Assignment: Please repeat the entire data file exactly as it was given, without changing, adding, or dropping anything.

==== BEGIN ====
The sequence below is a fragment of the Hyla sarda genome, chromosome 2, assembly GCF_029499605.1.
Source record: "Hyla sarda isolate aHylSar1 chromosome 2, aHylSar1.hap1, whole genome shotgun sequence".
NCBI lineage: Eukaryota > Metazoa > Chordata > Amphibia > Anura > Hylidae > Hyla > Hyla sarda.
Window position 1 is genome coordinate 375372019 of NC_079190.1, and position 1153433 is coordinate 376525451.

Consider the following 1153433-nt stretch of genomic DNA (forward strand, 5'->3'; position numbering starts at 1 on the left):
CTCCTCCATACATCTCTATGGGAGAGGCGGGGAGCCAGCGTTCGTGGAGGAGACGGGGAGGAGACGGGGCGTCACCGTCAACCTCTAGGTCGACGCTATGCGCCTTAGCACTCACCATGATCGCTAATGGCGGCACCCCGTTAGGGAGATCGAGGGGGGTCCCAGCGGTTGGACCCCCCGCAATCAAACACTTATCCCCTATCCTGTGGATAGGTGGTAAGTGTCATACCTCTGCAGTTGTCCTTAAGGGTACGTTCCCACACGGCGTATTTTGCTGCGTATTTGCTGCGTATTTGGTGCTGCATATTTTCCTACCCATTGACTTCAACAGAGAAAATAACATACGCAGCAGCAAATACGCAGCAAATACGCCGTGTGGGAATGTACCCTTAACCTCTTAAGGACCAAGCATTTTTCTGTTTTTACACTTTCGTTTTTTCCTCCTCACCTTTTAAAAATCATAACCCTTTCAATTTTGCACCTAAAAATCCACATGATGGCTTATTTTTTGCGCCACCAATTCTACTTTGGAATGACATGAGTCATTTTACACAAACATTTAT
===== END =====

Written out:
The sequence below is a fragment of the Hyla sarda genome, chromosome 2, assembly GCF_029499605.1.
Source record: "Hyla sarda isolate aHylSar1 chromosome 2, aHylSar1.hap1, whole genome shotgun sequence".
NCBI lineage: Eukaryota > Metazoa > Chordata > Amphibia > Anura > Hylidae > Hyla > Hyla sarda.
Window position 1 is genome coordinate 375372019 of NC_079190.1, and position 1153433 is coordinate 376525451.

Consider the following 1153433-nt stretch of genomic DNA (forward strand, 5'->3'; position numbering starts at 1 on the left):
CTCCTCCATACATCTCTATGGGAGAGGCGGGGAGCCAGCGTTCGTGGAGGAGACGGGGAGGAGACGGGGCGTCACCGTCAACCTCTAGGTCGACGCTATGCGCCTTAGCACTCACCATGATCGCTAATGGCGGCACCCCGTTAGGGAGATCGAGGGGGGTCCCAGCGGTTGGACCCCCCGCAATCAAACACTTATCCCCTATCCTGTGGATAGGTGGTAAGTGTCATACCTCTGCAGTTGTCCTTAAGGGTACGTTCCCACACGGCGTATTTTGCTGCGTATTTGCTGCGTATTTGGTGCTGCATATTTTCCTACCCATTGACTTCAACAGAGAAAATAACATACGCAGCAGCAAATACGCAGCAAATACGCCGTGTGGGAATGTACCCTTAACCTCTTAAGGACCAAGCATTTTTCTGTTTTTACACTTTCGTTTTTTCCTCCTCACCTTTTAAAAATCATAACCCTTTCAATTTTGCACCTAAAAATCCACATGATGGCTTATTTTTTGCGCCACCAATTCTACTTTGGAATGACATGAGTCATTTTACACAAACATTTAT